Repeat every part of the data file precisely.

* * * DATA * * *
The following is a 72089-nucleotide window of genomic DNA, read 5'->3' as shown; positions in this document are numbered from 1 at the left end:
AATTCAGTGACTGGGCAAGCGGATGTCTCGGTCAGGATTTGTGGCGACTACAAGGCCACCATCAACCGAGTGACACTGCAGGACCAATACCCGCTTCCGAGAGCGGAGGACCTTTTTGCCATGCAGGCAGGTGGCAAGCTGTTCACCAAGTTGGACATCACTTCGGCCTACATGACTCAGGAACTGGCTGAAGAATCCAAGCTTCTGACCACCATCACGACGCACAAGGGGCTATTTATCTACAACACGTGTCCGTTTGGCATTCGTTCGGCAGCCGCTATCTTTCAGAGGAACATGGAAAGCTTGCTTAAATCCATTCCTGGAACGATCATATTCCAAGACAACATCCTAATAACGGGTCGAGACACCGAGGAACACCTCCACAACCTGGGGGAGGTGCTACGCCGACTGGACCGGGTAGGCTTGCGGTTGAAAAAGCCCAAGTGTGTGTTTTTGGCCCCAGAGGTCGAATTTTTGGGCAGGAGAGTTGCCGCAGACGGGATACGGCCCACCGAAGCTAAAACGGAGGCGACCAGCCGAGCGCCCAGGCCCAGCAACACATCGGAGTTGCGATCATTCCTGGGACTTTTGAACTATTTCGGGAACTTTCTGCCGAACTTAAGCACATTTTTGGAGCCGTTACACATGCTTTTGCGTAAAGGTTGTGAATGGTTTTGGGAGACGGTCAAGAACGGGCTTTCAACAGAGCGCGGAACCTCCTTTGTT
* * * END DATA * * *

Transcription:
The following is a 72089-nucleotide window of genomic DNA, read 5'->3' as shown; positions in this document are numbered from 1 at the left end:
AATTCAGTGACTGGGCAAGCGGATGTCTCGGTCAGGATTTGTGGCGACTACAAGGCCACCATCAACCGAGTGACACTGCAGGACCAATACCCGCTTCCGAGAGCGGAGGACCTTTTTGCCATGCAGGCAGGTGGCAAGCTGTTCACCAAGTTGGACATCACTTCGGCCTACATGACTCAGGAACTGGCTGAAGAATCCAAGCTTCTGACCACCATCACGACGCACAAGGGGCTATTTATCTACAACACGTGTCCGTTTGGCATTCGTTCGGCAGCCGCTATCTTTCAGAGGAACATGGAAAGCTTGCTTAAATCCATTCCTGGAACGATCATATTCCAAGACAACATCCTAATAACGGGTCGAGACACCGAGGAACACCTCCACAACCTGGGGGAGGTGCTACGCCGACTGGACCGGGTAGGCTTGCGGTTGAAAAAGCCCAAGTGTGTGTTTTTGGCCCCAGAGGTCGAATTTTTGGGCAGGAGAGTTGCCGCAGACGGGATACGGCCCACCGAAGCTAAAACGGAGGCGACCAGCCGAGCGCCCAGGCCCAGCAACACATCGGAGTTGCGATCATTCCTGGGACTTTTGAACTATTTCGGGAACTTTCTGCCGAACTTAAGCACATTTTTGGAGCCGTTACACATGCTTTTGCGTAAAGGTTGTGAATGGTTTTGGGAGACGGTCAAGAACGGGCTTTCAACAGAGCGCGGAACCTCCTTTGTT